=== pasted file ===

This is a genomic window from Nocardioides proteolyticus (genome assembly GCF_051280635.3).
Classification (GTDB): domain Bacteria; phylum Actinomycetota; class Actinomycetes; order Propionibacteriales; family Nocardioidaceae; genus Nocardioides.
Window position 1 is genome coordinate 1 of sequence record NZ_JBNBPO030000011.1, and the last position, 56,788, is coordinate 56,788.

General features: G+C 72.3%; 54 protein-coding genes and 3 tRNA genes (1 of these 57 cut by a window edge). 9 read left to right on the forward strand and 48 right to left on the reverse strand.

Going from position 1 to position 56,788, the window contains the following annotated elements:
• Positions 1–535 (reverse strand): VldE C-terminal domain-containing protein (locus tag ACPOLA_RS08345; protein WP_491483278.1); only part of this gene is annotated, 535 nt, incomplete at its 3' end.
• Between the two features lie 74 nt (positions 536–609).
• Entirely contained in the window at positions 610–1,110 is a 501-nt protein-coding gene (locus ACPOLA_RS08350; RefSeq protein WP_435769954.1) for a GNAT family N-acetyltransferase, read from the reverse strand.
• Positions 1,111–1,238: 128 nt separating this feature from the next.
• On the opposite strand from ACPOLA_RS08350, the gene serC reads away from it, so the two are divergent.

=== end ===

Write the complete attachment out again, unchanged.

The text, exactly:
This is a genomic window from Nocardioides proteolyticus (genome assembly GCF_051280635.3).
Classification (GTDB): domain Bacteria; phylum Actinomycetota; class Actinomycetes; order Propionibacteriales; family Nocardioidaceae; genus Nocardioides.
Window position 1 is genome coordinate 1 of sequence record NZ_JBNBPO030000011.1, and the last position, 56,788, is coordinate 56,788.

General features: G+C 72.3%; 54 protein-coding genes and 3 tRNA genes (1 of these 57 cut by a window edge). 9 read left to right on the forward strand and 48 right to left on the reverse strand.

Going from position 1 to position 56,788, the window contains the following annotated elements:
• Positions 1–535 (reverse strand): VldE C-terminal domain-containing protein (locus tag ACPOLA_RS08345; protein WP_491483278.1); only part of this gene is annotated, 535 nt, incomplete at its 3' end.
• Between the two features lie 74 nt (positions 536–609).
• Entirely contained in the window at positions 610–1,110 is a 501-nt protein-coding gene (locus ACPOLA_RS08350; RefSeq protein WP_435769954.1) for a GNAT family N-acetyltransferase, read from the reverse strand.
• Positions 1,111–1,238: 128 nt separating this feature from the next.
• On the opposite strand from ACPOLA_RS08350, the gene serC reads away from it, so the two are divergent.